Deadly Tricks

Book Review


by Kimberley Mansfield

Reviewed by Walter Cavalieri

I am compelled to start with a disclaimer.  I have known Kimberley Mansfield since the mid 1990s.  She is my friend.  She is also a friend to people who work in the sex trades, to people who use illicit drugs and to the field of harm reduction.  Kimberley is a good friend who goes the extra mile for all of us ...

“Deadly Tricks” is Kimberley Mansfield’s second book.  Her first, “Danced in My Brain”, was an absorbing and informative book about her personal experience with sex work and drugs, particularly cocaine.  I found it useful when I was teaching or mentoring students and new workers who needed a resource which would “tell it like it is”, with honesty, and would also show reason for faith in the inherent goodness of people, no matter what their status.

”Deadly Tricks ”is a novel, and that form has built-in strengths and weaknesses.  The major strength is that there is a story line you can become involved in.  And the major weakness - as I see it - is that readers may perceive the goodness, the resiliency and the sense of community of its characters as something not typical, because their lives are presented as fiction. 

Let me be clear about this.  The strengths of the women in “Deadly Tricks” are typical.  I have encountered them on the streets of Toronto, where I worked for many years, and I have met them in focus groups across Canada, when I explored the programming needs of members of the street communities.  As well these strengths are documented and confirmed in countless narratives and ethnographic research reports from around the world.

“Deadly Tricks”is about the search for meaning, a common thread in the lives of people living on or near the street.  Rebecca, a former sex trade worker, is brutalised by one of her tricks, barely escaping him with her life.  Maimed emotionally and physically, she retreats from life. 

When she recognises that her attack was one of a series, and that her attacker is still out there murdering women, Rebecca decides to face her own daemons square on, access her buried memories and bring the killer down.  This is her mission.  In the end, the mission brings meaning to her life beyond this single act of bravery.  Through choosing to address the personal pain she had endured, through opting for activism over hiding, Rebecca finds her calling in helping survival sex workers find better, safer lives.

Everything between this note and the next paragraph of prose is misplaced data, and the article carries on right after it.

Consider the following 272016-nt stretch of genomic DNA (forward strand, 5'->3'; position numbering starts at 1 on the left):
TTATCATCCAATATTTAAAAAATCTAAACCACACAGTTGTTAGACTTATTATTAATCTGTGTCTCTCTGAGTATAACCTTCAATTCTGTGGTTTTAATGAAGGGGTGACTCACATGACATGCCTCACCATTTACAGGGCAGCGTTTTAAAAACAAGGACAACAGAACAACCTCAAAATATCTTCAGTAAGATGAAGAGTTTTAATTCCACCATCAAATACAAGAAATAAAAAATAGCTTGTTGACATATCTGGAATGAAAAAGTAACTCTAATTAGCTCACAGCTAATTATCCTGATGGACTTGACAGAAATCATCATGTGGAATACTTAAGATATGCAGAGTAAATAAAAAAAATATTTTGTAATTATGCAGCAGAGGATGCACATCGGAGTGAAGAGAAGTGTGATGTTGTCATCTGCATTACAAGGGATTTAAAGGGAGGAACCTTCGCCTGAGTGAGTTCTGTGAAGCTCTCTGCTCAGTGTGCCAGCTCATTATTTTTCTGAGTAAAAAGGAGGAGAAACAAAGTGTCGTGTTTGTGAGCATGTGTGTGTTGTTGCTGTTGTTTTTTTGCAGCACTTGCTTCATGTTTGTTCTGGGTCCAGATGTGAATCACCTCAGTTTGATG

It is the women Kimberley Mansfield introduces you to along the way to the denouement who will stick in your memory ... their stories, their relationships, and in some cases their deaths.  These women have an uncanny ring of truth, in their dreams, their struggles, their loyalties and their language.  Clearly Kimberley Mansfield has been there and listened - really listened - and keenly observed. 

More, she has her own experience to call on.  For a number of years, Ms. Mansfield was herself a survival sex worker.  She continues to work with women in the sex trades as an outreach worker, program developer, program manager and advocate.  She has been a pioneer in this field, as she has been in harm reduction.

“Deadly Tricks” will likely not be found at your local big box book store.    It is available through the publisher - either as a paperbound or in an electronic version.   Here is the contact information:

General Store Publishing House, Inc.

Renfrew, ON